Editorial & Opinion | Opinion

12/06/2011 | | Special To The Jewish Week | Opinion

Agunot again. In 1988 I attended an American Jewish Congress convention in Israel. In the middle of one of the speeches, a line of women tied together by chains pushed across the stage. On her chest each woman wore a letter that, taken all together, spelled the word “agunah,” a woman chained to a marriage from which she cannot free herself because her husband refuses to give her a get, a Jewish divorce.

11/29/2011 | | Special To The Jewish Week | Opinion

During a recent conversation about the circumstances, future and significance of Israel for liberally minded North American Jews, the 20-something scion of a prestigious American Jewish family, with long Jewish and Zionist credentials, made a clearly painful confession; “To tell you the truth, Israel disgusts me.”

11/29/2011 | | Special To The Jewish Week | Opinion

I recently spent a day at West Point meeting Jewish and non-Jewish cadets, seeing the sights, talking about leadership education with administration and faculty, and teaching a class about Judaism. We spoke of the distinctive pattern of religious belief and practice in America, and the role of religion in stimulating and sanctifying violence — and in eliciting and sanctifying compassion.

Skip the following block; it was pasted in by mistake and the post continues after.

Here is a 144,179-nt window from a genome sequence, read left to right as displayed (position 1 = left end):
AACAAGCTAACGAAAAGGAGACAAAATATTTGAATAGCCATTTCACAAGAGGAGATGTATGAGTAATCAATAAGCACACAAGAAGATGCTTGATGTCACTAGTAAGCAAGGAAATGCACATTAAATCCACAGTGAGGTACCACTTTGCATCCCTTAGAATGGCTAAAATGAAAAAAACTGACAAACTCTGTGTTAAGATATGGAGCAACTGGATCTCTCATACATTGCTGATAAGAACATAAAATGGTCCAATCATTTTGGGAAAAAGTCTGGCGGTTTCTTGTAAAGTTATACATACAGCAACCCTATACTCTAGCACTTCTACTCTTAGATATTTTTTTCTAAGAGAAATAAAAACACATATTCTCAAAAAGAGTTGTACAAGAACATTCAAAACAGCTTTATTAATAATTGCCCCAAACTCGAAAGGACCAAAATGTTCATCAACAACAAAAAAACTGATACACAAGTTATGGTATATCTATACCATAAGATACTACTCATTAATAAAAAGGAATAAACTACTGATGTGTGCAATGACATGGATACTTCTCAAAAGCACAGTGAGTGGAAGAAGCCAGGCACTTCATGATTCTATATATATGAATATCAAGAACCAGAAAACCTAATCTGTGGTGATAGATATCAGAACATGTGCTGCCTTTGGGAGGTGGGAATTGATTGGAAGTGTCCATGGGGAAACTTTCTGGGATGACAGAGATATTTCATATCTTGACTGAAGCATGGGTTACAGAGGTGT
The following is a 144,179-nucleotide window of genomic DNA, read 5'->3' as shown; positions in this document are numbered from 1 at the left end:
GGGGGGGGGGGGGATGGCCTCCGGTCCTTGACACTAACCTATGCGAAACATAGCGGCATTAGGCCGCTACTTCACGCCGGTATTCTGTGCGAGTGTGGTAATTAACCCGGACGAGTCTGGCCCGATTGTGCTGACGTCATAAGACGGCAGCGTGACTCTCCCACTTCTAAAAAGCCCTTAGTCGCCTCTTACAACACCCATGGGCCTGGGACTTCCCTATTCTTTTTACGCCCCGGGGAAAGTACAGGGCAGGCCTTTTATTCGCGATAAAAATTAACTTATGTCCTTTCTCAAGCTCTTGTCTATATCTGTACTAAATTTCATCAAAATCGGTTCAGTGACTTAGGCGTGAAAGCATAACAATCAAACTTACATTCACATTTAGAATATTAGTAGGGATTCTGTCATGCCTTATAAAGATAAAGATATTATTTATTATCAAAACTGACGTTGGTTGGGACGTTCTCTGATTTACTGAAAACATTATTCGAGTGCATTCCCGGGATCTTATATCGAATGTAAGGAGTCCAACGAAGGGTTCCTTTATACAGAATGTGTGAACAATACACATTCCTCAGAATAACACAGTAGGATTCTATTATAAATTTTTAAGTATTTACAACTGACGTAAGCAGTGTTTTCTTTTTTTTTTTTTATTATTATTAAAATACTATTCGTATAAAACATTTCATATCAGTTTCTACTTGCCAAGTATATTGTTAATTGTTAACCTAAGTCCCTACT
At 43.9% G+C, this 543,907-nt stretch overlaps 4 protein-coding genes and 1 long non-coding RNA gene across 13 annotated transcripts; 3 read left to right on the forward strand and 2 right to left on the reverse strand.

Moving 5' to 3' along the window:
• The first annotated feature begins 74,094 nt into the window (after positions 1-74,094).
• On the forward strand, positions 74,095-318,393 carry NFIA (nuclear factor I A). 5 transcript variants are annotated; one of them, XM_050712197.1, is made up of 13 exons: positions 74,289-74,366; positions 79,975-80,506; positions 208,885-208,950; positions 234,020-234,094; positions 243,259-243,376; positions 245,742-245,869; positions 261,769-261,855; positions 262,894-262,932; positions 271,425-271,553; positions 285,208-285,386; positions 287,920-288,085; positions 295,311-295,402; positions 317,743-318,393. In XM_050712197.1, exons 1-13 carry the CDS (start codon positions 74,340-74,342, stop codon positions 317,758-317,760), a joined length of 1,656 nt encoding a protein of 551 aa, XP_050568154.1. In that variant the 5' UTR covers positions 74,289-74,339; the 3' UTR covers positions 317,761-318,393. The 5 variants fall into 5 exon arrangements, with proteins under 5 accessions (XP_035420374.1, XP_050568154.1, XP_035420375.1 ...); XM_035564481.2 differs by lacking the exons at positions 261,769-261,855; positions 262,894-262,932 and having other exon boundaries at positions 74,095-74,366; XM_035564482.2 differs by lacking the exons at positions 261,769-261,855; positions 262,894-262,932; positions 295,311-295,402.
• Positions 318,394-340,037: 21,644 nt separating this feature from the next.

11/22/2011 | | Special To The Jewish Week | Opinion

Before 2005, I knew little about child sexual abuse. That year, I was approached by a friend, now 44, who was molested as a teenager by two prominent figures in the Brooklyn ultra-Orthodox Jewish community: a teacher in a respected yeshiva, and a renowned chasidic therapist.

When my friend reported the teacher’s abuse to the school’s dean, my friend and his family were intimidated into inaction. A communal taboo against reporting a Jew to the secular authorities meant calling the police was not an option.

11/22/2011 | | Special To The Jewish Week | Opinion

When 18-year-old Margot Haas visited Rwanda’s Agahozo-Shalom Youth Village on a summer service and learning trip, she was described by her mom as “ambiently Jewish.” The term itself reflects the gap between what so many “next generation” Jews think of themselves and how they are thought of by their parents and teachers. 

11/15/2011 | | Special To The Jewish Week | Opinion

The economic downturn of 2008 revealed the existence of many cracks in our local and national systems. In the Jewish community, one of the most prominent conversations to emerge out of the seismic shifts in the markets was the affordability of Jewish life in general and of day school education in particular.